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An interferogram analysis of the quality of an imaging optical system is always supposed to be presented as wavefront error unless otherwise specified . The setting in the analysis software of the 'waves per fringe spacing' determines that the results are correctly presented and quantified .

In the case of this RC opticsal auto-collimation tested system the spacing would have been 0.5 waves per fringe. If you ordered a flat you would expect the results to be expressed as a surface error. It is possible for an optician to fiddle this aspect by setting a less sensitive wave per fringe factor than is technically correct for the testing set up , thus making the optics appear to be better than it really is . It happens.
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  #87  
Old 23-11-2013, 11:07 AM
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Quote:
Originally Posted by Peter Ward View Post
Well...

I look at it this way....if an optical system is, to coin an old chestnut, is barely "diffraction limited" then *even the slightest* seeing distortion, by definition makes the images it produces, poorer than that limit.

If on the other hand, the optical system is better than "diffraction limited"
(yes... this is possible) it can suck up, for example, a 1/6th wave of atmospheric distortion before *total aberrations* take it into the 1/4 wave "diffraction limit"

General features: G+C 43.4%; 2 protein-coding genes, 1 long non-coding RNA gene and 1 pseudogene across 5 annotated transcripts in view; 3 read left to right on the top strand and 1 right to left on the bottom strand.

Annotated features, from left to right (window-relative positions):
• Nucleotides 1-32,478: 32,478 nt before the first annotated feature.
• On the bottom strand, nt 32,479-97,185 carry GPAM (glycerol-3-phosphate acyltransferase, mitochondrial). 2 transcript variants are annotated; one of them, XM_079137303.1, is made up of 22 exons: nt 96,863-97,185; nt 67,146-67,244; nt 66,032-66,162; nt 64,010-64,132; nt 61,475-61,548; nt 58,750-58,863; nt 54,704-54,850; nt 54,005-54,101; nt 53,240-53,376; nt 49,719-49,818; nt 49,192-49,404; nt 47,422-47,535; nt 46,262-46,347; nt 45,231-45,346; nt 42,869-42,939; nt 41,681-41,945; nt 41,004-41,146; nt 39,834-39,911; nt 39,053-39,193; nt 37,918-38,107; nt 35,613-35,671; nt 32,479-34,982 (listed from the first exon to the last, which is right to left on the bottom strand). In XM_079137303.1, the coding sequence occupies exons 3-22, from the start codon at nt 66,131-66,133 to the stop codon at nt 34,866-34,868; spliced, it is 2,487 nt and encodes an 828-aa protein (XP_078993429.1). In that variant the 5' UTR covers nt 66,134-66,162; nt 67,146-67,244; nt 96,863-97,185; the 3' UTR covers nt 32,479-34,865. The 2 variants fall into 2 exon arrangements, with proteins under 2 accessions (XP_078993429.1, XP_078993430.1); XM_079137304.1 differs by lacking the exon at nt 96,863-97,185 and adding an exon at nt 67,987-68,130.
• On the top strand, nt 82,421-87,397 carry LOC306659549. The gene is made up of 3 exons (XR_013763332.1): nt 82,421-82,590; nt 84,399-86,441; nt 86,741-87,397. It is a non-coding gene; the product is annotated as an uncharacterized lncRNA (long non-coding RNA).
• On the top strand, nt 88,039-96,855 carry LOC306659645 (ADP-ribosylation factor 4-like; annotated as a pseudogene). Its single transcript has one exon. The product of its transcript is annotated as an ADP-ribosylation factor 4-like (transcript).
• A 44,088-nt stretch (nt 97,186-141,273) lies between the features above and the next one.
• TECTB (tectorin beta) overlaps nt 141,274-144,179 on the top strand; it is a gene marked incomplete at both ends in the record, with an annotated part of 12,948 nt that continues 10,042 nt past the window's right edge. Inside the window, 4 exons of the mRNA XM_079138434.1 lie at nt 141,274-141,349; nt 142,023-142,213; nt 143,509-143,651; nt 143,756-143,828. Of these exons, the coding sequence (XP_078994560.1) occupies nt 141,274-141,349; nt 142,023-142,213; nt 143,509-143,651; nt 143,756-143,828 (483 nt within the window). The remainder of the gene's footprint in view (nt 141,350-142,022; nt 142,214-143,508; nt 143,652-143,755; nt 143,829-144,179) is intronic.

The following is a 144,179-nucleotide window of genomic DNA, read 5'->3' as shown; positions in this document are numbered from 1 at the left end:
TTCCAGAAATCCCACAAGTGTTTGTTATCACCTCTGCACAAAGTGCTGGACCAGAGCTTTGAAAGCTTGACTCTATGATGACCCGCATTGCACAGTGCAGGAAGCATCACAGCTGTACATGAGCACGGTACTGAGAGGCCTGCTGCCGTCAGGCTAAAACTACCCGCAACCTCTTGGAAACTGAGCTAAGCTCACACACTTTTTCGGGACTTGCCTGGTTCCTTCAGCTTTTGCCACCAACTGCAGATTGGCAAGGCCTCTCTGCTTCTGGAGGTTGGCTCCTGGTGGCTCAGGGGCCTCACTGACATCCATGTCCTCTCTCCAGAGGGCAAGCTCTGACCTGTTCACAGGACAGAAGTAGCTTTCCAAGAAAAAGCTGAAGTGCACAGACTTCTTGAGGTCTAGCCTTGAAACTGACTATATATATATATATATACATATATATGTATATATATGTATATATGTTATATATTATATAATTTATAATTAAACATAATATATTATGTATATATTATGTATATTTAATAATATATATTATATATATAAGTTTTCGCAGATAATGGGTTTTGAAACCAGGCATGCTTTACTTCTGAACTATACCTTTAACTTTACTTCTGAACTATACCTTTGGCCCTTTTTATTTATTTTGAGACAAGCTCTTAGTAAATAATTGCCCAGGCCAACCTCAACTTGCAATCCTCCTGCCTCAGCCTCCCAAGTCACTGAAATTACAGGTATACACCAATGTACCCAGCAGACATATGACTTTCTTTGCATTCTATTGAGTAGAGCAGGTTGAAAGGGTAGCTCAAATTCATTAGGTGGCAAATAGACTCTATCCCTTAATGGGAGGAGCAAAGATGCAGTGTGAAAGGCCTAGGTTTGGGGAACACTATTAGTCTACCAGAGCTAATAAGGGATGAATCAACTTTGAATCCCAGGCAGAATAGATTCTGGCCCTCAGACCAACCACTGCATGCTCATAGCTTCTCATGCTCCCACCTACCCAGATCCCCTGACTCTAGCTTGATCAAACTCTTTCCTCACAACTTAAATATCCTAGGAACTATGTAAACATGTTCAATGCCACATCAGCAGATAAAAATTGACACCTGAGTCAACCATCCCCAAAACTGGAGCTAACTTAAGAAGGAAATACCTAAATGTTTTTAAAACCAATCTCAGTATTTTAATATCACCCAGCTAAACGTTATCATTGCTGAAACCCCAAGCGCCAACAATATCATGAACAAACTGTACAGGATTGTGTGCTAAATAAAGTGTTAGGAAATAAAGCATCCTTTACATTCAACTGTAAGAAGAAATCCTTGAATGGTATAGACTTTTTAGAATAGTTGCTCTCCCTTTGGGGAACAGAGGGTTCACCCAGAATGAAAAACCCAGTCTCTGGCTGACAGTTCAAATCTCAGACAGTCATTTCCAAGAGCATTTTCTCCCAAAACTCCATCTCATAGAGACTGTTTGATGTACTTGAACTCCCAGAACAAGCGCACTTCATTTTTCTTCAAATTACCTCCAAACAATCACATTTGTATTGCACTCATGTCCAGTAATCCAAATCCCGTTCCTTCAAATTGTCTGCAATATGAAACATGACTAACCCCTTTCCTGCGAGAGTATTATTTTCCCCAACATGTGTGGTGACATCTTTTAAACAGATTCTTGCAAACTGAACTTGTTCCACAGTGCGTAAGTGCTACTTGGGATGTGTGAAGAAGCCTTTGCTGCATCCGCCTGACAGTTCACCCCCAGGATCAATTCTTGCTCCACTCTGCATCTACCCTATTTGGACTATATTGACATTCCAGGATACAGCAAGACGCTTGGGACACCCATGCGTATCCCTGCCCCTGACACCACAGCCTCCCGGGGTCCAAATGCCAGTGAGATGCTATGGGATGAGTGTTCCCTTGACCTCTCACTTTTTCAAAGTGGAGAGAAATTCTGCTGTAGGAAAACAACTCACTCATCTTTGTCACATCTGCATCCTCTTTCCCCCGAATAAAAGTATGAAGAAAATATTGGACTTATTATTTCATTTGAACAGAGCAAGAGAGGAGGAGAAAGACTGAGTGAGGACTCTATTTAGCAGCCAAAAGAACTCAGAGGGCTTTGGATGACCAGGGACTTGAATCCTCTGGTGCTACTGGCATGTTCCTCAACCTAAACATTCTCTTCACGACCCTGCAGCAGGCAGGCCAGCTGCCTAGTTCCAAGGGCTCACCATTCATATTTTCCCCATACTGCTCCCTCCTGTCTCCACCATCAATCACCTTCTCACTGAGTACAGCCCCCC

Hope that makes sense
Peter,
it would be relatively easy to demonstrate the currency of your argument (that the AP RH) produces an intrinsically sharper image at focus compared to a Newtonian or SC, by providing a planetary image taken with it so we can do a real world comparison.
-c
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  #88  
Old 23-11-2013, 11:53 AM
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Completely different scenario. Planetary imagers are just recording the tiny peaks of the Airy Disc. They are recording quite bright images that can be temporally separated.

At f40 the Airy disc is about 50 micron. Please explain!

Bert


Quote:
Originally Posted by Satchmo View Post
To be fair the error on Hubble mirror was 1/2 wave RMS - much greater than you will find on a lower end typical consumer scope .

There has been a thread on this before - but planetary imagers need focal lengths of 5 to 15 meters to literally oversample the airy pattern with pixels to exploit every bit of quality in their optics and detail possible in the image. Its all to do with pixel scale versus airy disc size vs. seeing . I think there would be few deep sky imaging rigs exploiting optical quality fully , but I do feel that the better the optics , the less havoc tilt and defocus of the wavefront due to seeing , will have on the FWHM. There is no doubt that the guys with known good optics that are well mounted and guided are coming up with the premiun images.
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  #89  
Old 23-11-2013, 12:20 PM
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Hi Bert

at f25 the FWHM of the Airy pattern is 14microns - this sort of focal number is used with 5.6 micron pixels for planetary imaging

at f19 the FWHM is 10.7 microns, used with 3.75 micron pixels

basically, planetary imaging uses ~Nyquist sampling on the optics PSF, not the atmospheric PSF as used for DSO - that is the main difference.

Regards Ray

Last edited by Shiraz; 23-11-2013 at 02:59 PM.
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  #90  
Old 23-11-2013, 02:52 PM
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Quote:
Originally Posted by gregbradley View Post